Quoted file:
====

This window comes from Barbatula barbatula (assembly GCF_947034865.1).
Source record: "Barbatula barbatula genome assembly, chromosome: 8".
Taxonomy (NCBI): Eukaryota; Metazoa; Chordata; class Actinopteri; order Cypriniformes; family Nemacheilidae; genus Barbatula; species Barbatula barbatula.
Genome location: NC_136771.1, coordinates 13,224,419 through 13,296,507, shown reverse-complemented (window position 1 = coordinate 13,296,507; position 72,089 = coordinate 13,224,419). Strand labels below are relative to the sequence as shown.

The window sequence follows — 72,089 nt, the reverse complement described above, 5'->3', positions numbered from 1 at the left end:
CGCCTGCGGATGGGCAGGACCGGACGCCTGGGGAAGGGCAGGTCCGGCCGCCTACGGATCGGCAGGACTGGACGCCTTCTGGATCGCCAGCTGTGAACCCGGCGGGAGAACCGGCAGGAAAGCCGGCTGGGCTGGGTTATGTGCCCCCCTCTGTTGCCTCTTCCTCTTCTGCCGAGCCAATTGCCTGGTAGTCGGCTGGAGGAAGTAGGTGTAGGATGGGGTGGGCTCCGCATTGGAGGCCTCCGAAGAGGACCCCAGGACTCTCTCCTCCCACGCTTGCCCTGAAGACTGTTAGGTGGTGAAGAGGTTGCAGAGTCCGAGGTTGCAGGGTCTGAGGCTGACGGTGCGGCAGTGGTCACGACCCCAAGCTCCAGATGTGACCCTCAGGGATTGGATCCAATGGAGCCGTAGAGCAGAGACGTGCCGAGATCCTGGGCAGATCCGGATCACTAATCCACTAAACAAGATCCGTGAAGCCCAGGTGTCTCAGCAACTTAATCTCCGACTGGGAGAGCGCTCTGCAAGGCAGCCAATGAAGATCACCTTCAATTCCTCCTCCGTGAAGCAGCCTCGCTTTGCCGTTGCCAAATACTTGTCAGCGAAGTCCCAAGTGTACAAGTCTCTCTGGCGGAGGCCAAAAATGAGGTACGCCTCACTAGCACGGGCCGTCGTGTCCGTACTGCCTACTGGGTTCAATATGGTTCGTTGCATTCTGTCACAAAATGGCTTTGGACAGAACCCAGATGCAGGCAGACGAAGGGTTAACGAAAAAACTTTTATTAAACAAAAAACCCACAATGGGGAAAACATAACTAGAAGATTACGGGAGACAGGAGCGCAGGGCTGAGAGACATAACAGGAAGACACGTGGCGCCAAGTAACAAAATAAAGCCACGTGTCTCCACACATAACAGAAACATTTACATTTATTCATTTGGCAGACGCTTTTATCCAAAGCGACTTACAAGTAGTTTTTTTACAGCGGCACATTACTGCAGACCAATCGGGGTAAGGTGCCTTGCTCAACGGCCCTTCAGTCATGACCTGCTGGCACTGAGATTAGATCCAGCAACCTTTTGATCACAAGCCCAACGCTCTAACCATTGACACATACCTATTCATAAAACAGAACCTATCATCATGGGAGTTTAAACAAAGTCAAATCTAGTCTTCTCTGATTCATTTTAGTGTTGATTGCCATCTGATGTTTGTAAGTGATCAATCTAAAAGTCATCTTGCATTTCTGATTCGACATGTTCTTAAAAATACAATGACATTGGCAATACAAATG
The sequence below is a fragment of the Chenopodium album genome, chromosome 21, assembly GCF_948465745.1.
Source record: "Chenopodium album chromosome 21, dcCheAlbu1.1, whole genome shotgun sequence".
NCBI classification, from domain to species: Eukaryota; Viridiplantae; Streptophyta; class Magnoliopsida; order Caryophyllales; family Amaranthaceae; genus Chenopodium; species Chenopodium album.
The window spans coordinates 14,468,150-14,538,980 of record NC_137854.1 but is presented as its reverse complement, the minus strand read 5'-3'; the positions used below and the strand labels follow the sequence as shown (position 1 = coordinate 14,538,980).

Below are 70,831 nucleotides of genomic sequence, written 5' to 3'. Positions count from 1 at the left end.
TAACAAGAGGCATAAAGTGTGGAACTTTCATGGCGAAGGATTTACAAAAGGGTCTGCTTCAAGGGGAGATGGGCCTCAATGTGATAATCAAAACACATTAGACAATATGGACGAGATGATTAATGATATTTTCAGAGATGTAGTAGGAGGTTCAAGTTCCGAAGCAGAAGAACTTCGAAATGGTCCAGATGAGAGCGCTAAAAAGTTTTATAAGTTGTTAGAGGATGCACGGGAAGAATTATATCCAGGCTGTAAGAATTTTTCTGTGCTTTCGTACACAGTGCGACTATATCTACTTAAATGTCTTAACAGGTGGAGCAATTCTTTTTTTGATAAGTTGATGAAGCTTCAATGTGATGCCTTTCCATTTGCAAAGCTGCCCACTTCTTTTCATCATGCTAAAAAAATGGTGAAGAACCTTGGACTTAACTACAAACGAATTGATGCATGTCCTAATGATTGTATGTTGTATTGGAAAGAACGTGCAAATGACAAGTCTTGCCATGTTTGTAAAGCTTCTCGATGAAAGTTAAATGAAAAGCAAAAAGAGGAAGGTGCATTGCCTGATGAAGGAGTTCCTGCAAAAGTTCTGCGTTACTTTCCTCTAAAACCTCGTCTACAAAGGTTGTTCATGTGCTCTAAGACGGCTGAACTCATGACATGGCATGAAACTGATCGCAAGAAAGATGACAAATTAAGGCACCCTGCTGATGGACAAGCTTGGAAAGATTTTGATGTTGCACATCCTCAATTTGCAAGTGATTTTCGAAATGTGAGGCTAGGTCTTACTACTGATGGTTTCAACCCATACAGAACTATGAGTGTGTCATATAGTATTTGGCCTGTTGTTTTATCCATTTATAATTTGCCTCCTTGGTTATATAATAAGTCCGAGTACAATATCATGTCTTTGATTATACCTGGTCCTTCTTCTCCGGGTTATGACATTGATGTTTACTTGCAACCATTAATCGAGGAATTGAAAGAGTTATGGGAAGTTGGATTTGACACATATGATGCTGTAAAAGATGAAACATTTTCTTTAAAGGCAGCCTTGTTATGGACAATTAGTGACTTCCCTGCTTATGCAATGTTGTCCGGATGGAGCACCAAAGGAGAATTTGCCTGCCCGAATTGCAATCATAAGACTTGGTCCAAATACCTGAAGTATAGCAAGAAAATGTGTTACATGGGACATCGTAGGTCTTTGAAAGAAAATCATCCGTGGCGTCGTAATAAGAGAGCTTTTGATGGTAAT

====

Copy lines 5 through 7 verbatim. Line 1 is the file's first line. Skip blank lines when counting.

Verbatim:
The window sequence follows — 72,089 nt, the reverse complement described above, 5'->3', positions numbered from 1 at the left end:
CGCCTGCGGATGGGCAGGACCGGACGCCTGGGGAAGGGCAGGTCCGGCCGCCTACGGATCGGCAGGACTGGACGCCTTCTGGATCGCCAGCTGTGAACCCGGCGGGAGAACCGGCAGGAAAGCCGGCTGGGCTGGGTTATGTGCCCCCCTCTGTTGCCTCTTCCTCTTCTGCCGAGCCAATTGCCTGGTAGTCGGCTGGAGGAAGTAGGTGTAGGATGGGGTGGGCTCCGCATTGGAGGCCTCCGAAGAGGACCCCAGGACTCTCTCCTCCCACGCTTGCCCTGAAGACTGTTAGGTGGTGAAGAGGTTGCAGAGTCCGAGGTTGCAGGGTCTGAGGCTGACGGTGCGGCAGTGGTCACGACCCCAAGCTCCAGATGTGACCCTCAGGGATTGGATCCAATGGAGCCGTAGAGCAGAGACGTGCCGAGATCCTGGGCAGATCCGGATCACTAATCCACTAAACAAGATCCGTGAAGCCCAGGTGTCTCAGCAACTTAATCTCCGACTGGGAGAGCGCTCTGCAAGGCAGCCAATGAAGATCACCTTCAATTCCTCCTCCGTGAAGCAGCCTCGCTTTGCCGTTGCCAAATACTTGTCAGCGAAGTCCCAAGTGTACAAGTCTCTCTGGCGGAGGCCAAAAATGAGGTACGCCTCACTAGCACGGGCCGTCGTGTCCGTACTGCCTACTGGGTTCAATATGGTTCGTTGCATTCTGTCACAAAATGGCTTTGGACAGAACCCAGATGCAGGCAGACGAAGGGTTAACGAAAAAACTTTTATTAAACAAAAAACCCACAATGGGGAAAACATAACTAGAAGATTACGGGAGACAGGAGCGCAGGGCTGAGAGACATAACAGGAAGACACGTGGCGCCAAGTAACAAAATAAAGCCACGTGTCTCCACACATAACAGAAACATTTACATTTATTCATTTGGCAGACGCTTTTATCCAAAGCGACTTACAAGTAGTTTTTTTACAGCGGCACATTACTGCAGACCAATCGGGGTAAGGTGCCTTGCTCAACGGCCCTTCAGTCATGACCTGCTGGCACTGAGATTAGATCCAGCAACCTTTTGATCACAAGCCCAACGCTCTAACCATTGACACATACCTATTCATAAAACAGAACCTATCATCATGGGAGTTTAAACAAAGTCAAATCTAGTCTTCTCTGATTCATTTTAGTGTTGATTGCCATCTGATGTTTGTAAGTGATCAATCTAAAAGTCATCTTGCATTTCTGATTCGACATGTTCTTAAAAATACAATGACATTGGCAATACAAATG
The sequence below is a fragment of the Chenopodium album genome, chromosome 21, assembly GCF_948465745.1.